Iverson earned 11 consecutive All-Star Game appearances and was the league’s Most Valuable Player in 2001, when he carried the Sixers to the NBA Finals. But that’s not why the team will screen a documentary film about him Thursday.
Iverson is a four-time NBA scoring champion, led the league in steals three times and ranks fourth all-time in average minutes per game. But that’s not why his No. 3 will hang in the arena rafters next to some of the most storied names in basketball history.
Why then? Why, mere months after Iverson tearfully announced his official retirement — he hasn’t played since 2010 — are the Sixers honoring him prior to Saturday night’s game against the Washington Wizards?
Iverson explained it best during his retirement news conference, the quote courtesy of USA Today.
“It's home,” Iverson said of Philly. “I've been a part of this community for so many years. These fans are me. I am Philadelphia. When you think of Philadelphia basketball, you think of Allen Iverson. ... I'm going to always be a Sixer till I die.”
It’s true. Iverson was born and raised on the Virginia Peninsula and still counts many friends here. But Philadelphia captured his heart, and vice-versa, soon after the Sixers selected him with the first pick of the 1996 draft following his sophomore season at Georgetown.
The choice was not easy for Pat Croce and Brad Greenberg, then the team’s owner and general manager, respectively. Iverson, suffice to say, had a past, and No. 1 picks were not supposed to be spent on featherweight guards, no matter how gifted.
But Croce and Greenberg suspected that Philadelphia would embrace Iverson’s rare skills — his quickness and ballhandling were unsurpassed — and immeasurable drive. Indeed, Croce saw some of himself in Iverson.
“I was born in North Philly,” Croce once told me. “I grew up in the suburbs, Landsdowne, not a pretty place. I've been hanging on the corner my whole life.”
So has Iverson, and Philly loves him for it.
“This is a tough town,” former Sixers guard World B. Free told me during the team’s 2001 playoff run. “People bring their hard hat and lunch pail to work. Every night, Allen comes to play, even when he's wounded. He's 155 pounds … and he always bounces back. People respond to that.”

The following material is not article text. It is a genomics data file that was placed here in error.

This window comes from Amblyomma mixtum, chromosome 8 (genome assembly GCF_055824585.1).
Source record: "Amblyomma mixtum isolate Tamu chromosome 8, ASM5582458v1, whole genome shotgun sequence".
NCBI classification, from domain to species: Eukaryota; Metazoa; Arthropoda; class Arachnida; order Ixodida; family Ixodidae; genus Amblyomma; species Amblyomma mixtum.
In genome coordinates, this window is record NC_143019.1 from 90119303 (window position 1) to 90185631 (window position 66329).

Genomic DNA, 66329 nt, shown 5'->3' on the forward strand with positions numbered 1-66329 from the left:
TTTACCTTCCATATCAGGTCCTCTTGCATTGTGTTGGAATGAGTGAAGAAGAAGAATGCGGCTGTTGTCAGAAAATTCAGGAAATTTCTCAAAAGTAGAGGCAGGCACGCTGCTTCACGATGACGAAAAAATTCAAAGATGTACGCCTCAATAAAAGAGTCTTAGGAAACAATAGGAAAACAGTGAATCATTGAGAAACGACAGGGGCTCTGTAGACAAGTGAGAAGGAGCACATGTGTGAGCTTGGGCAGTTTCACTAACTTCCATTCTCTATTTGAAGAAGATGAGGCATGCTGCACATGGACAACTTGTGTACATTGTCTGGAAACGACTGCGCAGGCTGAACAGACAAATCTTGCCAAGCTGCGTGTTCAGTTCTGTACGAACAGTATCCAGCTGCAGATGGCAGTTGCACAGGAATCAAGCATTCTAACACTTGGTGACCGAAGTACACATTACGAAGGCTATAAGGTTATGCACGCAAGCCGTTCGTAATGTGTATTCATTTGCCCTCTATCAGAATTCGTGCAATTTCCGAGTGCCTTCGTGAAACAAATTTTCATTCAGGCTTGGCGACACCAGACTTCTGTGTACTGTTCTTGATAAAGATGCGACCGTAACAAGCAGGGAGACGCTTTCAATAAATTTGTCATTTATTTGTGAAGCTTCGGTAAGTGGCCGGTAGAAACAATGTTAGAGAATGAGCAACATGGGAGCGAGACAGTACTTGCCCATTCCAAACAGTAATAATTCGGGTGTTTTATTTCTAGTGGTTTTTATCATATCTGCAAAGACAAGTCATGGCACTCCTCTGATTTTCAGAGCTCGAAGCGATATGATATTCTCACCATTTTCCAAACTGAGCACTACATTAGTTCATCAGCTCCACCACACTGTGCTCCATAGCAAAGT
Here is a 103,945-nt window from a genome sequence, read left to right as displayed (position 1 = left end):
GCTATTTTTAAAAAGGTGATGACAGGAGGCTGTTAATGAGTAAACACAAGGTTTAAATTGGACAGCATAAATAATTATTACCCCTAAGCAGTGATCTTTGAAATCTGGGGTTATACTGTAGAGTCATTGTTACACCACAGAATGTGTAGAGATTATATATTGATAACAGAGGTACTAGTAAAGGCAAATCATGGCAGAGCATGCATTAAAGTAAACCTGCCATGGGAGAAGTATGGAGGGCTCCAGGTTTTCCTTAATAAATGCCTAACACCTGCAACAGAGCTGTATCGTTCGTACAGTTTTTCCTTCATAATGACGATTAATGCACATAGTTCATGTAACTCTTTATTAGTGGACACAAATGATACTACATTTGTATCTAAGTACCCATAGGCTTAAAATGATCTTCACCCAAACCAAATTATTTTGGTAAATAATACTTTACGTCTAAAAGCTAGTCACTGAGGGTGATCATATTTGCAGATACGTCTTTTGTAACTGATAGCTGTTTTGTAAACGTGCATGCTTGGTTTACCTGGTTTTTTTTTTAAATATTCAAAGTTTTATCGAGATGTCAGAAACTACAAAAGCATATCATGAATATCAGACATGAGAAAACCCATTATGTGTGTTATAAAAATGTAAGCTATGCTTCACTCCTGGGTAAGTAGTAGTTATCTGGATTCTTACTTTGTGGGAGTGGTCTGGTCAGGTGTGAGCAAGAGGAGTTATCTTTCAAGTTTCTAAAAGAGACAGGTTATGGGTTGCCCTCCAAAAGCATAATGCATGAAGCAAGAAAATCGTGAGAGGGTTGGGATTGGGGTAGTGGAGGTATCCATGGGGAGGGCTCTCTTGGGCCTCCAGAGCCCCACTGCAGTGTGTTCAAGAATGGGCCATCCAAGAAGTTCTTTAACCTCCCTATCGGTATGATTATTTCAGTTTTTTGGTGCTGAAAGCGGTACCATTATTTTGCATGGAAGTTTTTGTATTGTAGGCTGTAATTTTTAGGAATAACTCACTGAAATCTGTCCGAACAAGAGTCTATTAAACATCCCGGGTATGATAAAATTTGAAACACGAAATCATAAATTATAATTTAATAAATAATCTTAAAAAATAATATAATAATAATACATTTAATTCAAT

Daily Press photographer Adrin Snider and I witnessed that response when we toured the city for several days during the 2001 Eastern Conference finals. From the Capitolo Playground to Iverson’s preferred tattoo parlor to the arena parking lot two hours before tipoff, his appeal cut across race, gender and age.
No one thought him angelic or excused his transgressions. Most understood his life had been difficult, for reasons beyond his control and his own doing.
But oh, how they admired his moxie, his crossing over Michael Jordan, his hair-on-fire approach and, most endearing, his willingness to absorb a nightly pounding from bigger, stronger opponents.
Iverson never brought a championship to Philadelphia. He shot too much, stayed out too late and had a famous aversion to practice.
In short, Iverson was raw, all about improv, and his jazz instincts inevitably clashed with then-Sixers coach Larry Brown’s classical roots. A product of the University of North Carolina, Brown is a purist who worships Dean Smith, and to this day his close relationship with Iverson is among basketball’s most compelling.
Brown is 73, Iverson 38, and this preseason Iverson flew to Dallas to address Brown’s Southern Methodist University team.
“Allen was phenomenal,” Brown told USA Today’s Eric Prisbell. “He told them a lot of things kids needed to hear. He was really humble. He spoke for about 45 minutes. He could have spoken for three hours, and nobody would have moved.”
Brown on Iverson the player: “He is the best … his size to ever play the game. And maybe the toughest, maybe as good of an athlete that has ever played our game, and as good of an competitor. I hope everyone understands that.”
Brown was enshrined in the Basketball Hall of Fame in 2002, and one day Iverson will join him. There will be speeches, tributes and formal attire, and Iverson’s bust will be on display in Springfield, Mass.
But as much as Iverson will appreciate that moment, Saturday will mean more to him. Saturday he will be with his Philly peeps, nary a tuxedo in sight.
Consider the list of retired Sixers jerseys: Charles Barkley’s 34, Mo Cheeks’ 10, Wilt Chamberlain’s 13, Bobby Jones’ 24, Billy Cunningham’s 32, Hal Greer’s 15 and Dr. J’s No. 6.
And now, No. 3.
It’s an amazing group, one in which Iverson absolutely belongs, yet ranks as completely unique.
“It was a blessing for (God) to even get me here, get me to this point so I can retire,” he said at his October news conference. “It was a blessing just to play one NBA basketball game. ... But I've won scoring titles, MVPs, I've done a lot in this league. Being 160 pounds soaking wet, coming from Newport News, Virginia. I mean, what more can you ask for? … Regrets? I don't have none.”